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Critical Themes in the Writings of Hemingway: Life & Death, Fishing, War, Sex, Bullfighting, and the Mediterranean Region

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Critical Themes in the Writings of Hemingway: Life & Death, Fishing, War, Sex, Bullfighting, and the Mediterranean Region


Hemingway brought a tremendous deal of what is middle class Americanism into literature, without very many people recognizing what he has done. He had nothing short of a writer’s mind; a mind like a vacuum cleaner that swept his life experiences clean, picking up any little thing, technique, or possible subject that might be of use (Astro 3). From the beginning, Hemingway had made a careful and conscientious formula for the art of the novel (Hoffman 142).

This preconceived formula contained certain themes that recur with great frequency and power throughout Hemingway’s writings. Such themes include an obsessive fascination with life and death, an interest in fishing, war, bullfighting, a strange perception of sex and an unusual fixation on the Mediterranean region. In Hemingway’s writings, the symbols are implicit; they follow the laws of reality to such a degree that in themselves they form a whole story (Wilson 2).

Hemingway’s hero’s battles consist of conquering dread, a dread which is connected with earlier experiences, and which appears as a fear of life or death. These two elements, life and death, seem to take two opposite forms, but in reality they are the same. Life ends with death, because death is a constituent part of life, therefore life includes death (Scott 24). If you follow the main lines through Hemingway’s writings, you will very easily discover that everything deals with a sick, mortally wounded man’s fight to overcome the dread arising from his meeting with life (Young 21).

In Hemingway’s world, death begins in childhood, as described with unsurpassed mastery in the short story “Indian Camp.” This story tells of young boy, Nick, who is present while his father, the doctor, performs a cesarean section on an Indian woman, without anesthesia, equipped with only a jackknife and fishing leaders to sew the wound up with. The Indian woman’s husband lies in the upper bunk during the operation, with the woolen blanket drawn up over his head. When they lift up the blanket, he has cut his throat. It is here that Hemingway’s long autobiography begins; this is how it feels to be human. Nick, the hero, has received his wound. He is scared to death, and all of his later experiences are more or less repetitions...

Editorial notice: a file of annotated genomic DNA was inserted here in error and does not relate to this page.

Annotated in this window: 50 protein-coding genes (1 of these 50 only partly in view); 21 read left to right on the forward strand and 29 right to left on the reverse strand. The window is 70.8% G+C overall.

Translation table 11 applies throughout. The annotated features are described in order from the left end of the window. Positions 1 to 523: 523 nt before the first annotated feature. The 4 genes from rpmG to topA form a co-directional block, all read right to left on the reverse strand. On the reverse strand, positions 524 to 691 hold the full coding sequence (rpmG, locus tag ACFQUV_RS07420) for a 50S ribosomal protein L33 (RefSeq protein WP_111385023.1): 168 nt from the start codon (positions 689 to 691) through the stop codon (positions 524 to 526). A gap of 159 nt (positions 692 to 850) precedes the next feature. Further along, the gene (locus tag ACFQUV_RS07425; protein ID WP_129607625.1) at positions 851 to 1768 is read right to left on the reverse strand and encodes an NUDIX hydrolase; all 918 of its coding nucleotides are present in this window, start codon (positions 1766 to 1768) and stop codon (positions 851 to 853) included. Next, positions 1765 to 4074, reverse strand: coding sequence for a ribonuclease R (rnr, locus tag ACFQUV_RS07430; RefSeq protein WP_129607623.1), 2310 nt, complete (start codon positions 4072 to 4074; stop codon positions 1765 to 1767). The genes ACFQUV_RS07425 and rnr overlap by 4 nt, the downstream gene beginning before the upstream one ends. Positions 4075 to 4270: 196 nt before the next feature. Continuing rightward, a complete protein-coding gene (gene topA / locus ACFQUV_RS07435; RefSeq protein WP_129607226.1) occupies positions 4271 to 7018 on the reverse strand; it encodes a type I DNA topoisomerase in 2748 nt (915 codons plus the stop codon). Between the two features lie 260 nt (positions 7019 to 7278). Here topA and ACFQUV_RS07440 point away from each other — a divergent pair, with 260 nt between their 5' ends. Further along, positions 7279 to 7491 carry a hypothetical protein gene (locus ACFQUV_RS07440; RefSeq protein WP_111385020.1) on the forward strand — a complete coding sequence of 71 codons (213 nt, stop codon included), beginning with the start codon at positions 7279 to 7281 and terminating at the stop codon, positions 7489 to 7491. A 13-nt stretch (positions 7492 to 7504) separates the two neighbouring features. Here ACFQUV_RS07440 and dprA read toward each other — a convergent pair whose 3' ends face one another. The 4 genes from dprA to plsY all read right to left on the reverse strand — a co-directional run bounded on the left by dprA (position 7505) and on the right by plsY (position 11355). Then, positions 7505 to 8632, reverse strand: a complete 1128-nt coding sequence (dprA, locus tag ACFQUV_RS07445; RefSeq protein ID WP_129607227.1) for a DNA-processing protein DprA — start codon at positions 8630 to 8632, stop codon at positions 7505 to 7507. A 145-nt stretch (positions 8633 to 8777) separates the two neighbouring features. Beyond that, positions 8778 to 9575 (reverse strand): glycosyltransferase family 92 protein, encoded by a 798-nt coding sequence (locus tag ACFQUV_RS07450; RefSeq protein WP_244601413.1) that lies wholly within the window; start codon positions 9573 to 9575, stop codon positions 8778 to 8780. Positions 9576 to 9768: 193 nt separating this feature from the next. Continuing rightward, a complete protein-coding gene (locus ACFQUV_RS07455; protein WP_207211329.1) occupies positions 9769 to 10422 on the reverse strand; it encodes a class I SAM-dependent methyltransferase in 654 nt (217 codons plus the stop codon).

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.... Detroit: Gale, 1973. 142.

Geismar, Maxwell. “Ernest Hemingway: At the Crossroads.” American Moderns: From Rebellion to Conformity. (1958): 54-8. Rpt. in Contemporary Literary Criticism. Ed. Carolyn Riley. Vol. 1. Detroit: Gale, 1973. 142.

Fiedler, Leslie A. “Hemingway.” Love and Death in the American Novel. (1966): 316-17. Rpt. in Contemporary Literary Criticism. Ed. Carolyn Riley. Vol. 1. Detroit: Gale, 1973. 143.

Frohock, W.M. “Ernest Hemingway-The River and the Hawk.” The Novel of Violence in America. (1957): 166-98. Rpt. in Contemporary Literary Criticism. Ed. Carolyn Riley. Vol.1. Detroit: Gale, 1973. 141.

Oliver, Charles M. Ernest Hemingway A to Z. New York: Facts on File, 1999.

Reynolds, Michael S. Hemingway’s First War: The Making of “A Farewell to Arms.” New Jersey: Princeton University Press, 1976.

Rovit, Earl. Ernest Hemingway. Boston: Twayne, 1963.

Scott, Nathan A. Jr. Ernest Hemingway: A Critical Essay. Michigan: William B. Eerdman, 1966.

Wilson, M. “Ernest Hemingway.” Lost Generation (1993). 16 Feb. 2001 {http://www.lostgeneration.com/hembio.html}.

Young, Philip. Ernest Hemingway. Great Britain: The Oxford University Press, 1964.


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